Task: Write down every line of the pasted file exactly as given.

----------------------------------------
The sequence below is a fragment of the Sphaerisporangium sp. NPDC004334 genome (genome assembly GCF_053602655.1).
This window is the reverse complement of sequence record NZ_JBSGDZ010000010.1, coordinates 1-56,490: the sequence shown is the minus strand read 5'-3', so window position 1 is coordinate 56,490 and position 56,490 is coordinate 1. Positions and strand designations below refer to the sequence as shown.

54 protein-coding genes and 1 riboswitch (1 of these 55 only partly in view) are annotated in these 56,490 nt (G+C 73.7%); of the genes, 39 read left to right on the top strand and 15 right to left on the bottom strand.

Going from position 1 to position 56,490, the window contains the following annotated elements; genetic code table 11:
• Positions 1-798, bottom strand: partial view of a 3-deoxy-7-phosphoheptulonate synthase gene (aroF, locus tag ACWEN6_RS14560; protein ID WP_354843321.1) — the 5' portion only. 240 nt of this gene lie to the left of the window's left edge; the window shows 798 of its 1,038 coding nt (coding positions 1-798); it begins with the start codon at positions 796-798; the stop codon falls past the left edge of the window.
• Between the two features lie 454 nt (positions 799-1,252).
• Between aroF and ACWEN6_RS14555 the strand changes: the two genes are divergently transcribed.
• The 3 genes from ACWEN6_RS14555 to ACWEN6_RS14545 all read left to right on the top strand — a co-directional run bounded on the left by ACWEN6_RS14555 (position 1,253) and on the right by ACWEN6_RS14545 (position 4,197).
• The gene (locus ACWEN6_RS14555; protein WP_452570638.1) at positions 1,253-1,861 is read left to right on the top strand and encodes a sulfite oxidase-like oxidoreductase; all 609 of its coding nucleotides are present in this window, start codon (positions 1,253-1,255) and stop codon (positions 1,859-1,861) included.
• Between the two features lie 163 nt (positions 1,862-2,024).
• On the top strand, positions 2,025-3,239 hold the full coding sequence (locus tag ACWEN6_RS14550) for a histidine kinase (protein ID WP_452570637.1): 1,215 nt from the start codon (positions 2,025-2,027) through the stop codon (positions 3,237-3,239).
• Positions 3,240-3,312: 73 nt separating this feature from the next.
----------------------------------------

The sequence below is a fragment of the Sphaerisporangium sp. NPDC004334 genome (genome assembly GCF_053602655.1).
This window is the reverse complement of sequence record NZ_JBSGDZ010000010.1, coordinates 1-56,490: the sequence shown is the minus strand read 5'-3', so window position 1 is coordinate 56,490 and position 56,490 is coordinate 1. Positions and strand designations below refer to the sequence as shown.

54 protein-coding genes and 1 riboswitch (1 of these 55 only partly in view) are annotated in these 56,490 nt (G+C 73.7%); of the genes, 39 read left to right on the top strand and 15 right to left on the bottom strand.

Going from position 1 to position 56,490, the window contains the following annotated elements; genetic code table 11:
• Positions 1-798, bottom strand: partial view of a 3-deoxy-7-phosphoheptulonate synthase gene (aroF, locus tag ACWEN6_RS14560; protein ID WP_354843321.1) — the 5' portion only. 240 nt of this gene lie to the left of the window's left edge; the window shows 798 of its 1,038 coding nt (coding positions 1-798); it begins with the start codon at positions 796-798; the stop codon falls past the left edge of the window.
• Between the two features lie 454 nt (positions 799-1,252).
• Between aroF and ACWEN6_RS14555 the strand changes: the two genes are divergently transcribed.
• The 3 genes from ACWEN6_RS14555 to ACWEN6_RS14545 all read left to right on the top strand — a co-directional run bounded on the left by ACWEN6_RS14555 (position 1,253) and on the right by ACWEN6_RS14545 (position 4,197).
• The gene (locus ACWEN6_RS14555; protein WP_452570638.1) at positions 1,253-1,861 is read left to right on the top strand and encodes a sulfite oxidase-like oxidoreductase; all 609 of its coding nucleotides are present in this window, start codon (positions 1,253-1,255) and stop codon (positions 1,859-1,861) included.
• Between the two features lie 163 nt (positions 1,862-2,024).
• On the top strand, positions 2,025-3,239 hold the full coding sequence (locus tag ACWEN6_RS14550) for a histidine kinase (protein ID WP_452570637.1): 1,215 nt from the start codon (positions 2,025-2,027) through the stop codon (positions 3,237-3,239).
• Positions 3,240-3,312: 73 nt separating this feature from the next.